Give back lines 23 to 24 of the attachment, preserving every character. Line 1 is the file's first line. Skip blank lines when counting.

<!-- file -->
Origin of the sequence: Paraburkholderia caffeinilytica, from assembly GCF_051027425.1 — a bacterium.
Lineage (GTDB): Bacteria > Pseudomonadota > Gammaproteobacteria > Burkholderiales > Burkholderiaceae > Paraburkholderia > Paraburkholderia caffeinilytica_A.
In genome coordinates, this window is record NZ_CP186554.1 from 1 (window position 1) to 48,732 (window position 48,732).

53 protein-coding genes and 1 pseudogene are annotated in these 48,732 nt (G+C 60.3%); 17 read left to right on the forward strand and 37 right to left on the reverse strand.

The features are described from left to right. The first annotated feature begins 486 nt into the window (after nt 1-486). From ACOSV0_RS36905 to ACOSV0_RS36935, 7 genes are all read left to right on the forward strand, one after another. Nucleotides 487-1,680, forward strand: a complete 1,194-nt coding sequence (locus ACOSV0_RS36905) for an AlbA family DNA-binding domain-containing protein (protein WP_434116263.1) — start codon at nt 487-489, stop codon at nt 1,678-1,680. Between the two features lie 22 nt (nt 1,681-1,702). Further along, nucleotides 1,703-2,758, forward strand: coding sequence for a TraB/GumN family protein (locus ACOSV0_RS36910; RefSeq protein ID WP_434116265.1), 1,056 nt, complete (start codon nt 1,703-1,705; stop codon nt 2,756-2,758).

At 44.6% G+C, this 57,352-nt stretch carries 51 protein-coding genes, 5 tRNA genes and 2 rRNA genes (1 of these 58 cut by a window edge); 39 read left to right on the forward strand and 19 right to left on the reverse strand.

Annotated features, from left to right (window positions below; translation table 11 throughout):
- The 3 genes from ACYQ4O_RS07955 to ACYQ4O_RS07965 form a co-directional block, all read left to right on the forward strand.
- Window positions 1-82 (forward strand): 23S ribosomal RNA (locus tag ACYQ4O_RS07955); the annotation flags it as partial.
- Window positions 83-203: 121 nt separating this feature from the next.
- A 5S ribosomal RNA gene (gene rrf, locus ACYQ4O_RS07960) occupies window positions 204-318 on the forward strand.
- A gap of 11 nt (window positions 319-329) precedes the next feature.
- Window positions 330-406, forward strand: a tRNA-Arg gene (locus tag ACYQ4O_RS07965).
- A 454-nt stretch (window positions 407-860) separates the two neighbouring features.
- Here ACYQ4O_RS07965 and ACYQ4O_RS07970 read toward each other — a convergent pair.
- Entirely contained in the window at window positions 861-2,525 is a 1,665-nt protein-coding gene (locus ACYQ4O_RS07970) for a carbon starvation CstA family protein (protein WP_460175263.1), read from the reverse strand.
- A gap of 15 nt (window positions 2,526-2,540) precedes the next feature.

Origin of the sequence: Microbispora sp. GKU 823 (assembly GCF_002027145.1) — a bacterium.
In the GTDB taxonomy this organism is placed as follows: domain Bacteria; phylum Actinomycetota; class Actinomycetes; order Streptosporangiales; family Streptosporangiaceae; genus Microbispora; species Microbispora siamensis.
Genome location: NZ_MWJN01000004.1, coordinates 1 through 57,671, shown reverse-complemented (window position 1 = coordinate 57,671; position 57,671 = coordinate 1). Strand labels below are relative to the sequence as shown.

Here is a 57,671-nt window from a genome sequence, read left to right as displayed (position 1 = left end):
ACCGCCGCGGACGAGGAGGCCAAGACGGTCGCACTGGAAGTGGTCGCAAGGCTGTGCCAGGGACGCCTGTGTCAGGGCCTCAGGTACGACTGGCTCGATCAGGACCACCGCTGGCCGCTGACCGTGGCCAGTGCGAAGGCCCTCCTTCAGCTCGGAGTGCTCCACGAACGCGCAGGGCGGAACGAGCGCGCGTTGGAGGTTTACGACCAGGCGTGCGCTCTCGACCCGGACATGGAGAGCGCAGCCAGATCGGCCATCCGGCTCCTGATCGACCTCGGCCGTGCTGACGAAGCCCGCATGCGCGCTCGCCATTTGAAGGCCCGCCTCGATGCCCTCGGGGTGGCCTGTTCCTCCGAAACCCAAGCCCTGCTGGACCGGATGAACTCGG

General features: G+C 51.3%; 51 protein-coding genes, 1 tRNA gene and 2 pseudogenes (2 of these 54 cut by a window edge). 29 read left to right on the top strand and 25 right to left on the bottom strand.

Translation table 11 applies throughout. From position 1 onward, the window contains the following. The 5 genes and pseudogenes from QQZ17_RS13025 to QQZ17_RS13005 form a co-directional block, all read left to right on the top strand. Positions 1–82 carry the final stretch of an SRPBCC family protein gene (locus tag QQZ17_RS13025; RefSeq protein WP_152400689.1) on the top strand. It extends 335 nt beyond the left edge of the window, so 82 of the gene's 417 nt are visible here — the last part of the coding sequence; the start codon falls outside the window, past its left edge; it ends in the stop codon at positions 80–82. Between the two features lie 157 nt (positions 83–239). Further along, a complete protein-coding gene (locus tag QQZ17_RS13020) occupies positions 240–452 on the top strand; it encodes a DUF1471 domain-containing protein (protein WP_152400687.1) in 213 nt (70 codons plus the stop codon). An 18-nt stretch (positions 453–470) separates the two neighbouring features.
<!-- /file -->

General features: G+C 51.3%; 51 protein-coding genes, 1 tRNA gene and 2 pseudogenes (2 of these 54 cut by a window edge). 29 read left to right on the top strand and 25 right to left on the bottom strand.

Translation table 11 applies throughout. From position 1 onward, the window contains the following. The 5 genes and pseudogenes from QQZ17_RS13025 to QQZ17_RS13005 form a co-directional block, all read left to right on the top strand. Positions 1–82 carry the final stretch of an SRPBCC family protein gene (locus tag QQZ17_RS13025; RefSeq protein WP_152400689.1) on the top strand. It extends 335 nt beyond the left edge of the window, so 82 of the gene's 417 nt are visible here — the last part of the coding sequence; the start codon falls outside the window, past its left edge; it ends in the stop codon at positions 80–82. Between the two features lie 157 nt (positions 83–239). Further along, a complete protein-coding gene (locus tag QQZ17_RS13020) occupies positions 240–452 on the top strand; it encodes a DUF1471 domain-containing protein (protein WP_152400687.1) in 213 nt (70 codons plus the stop codon). An 18-nt stretch (positions 453–470) separates the two neighbouring features.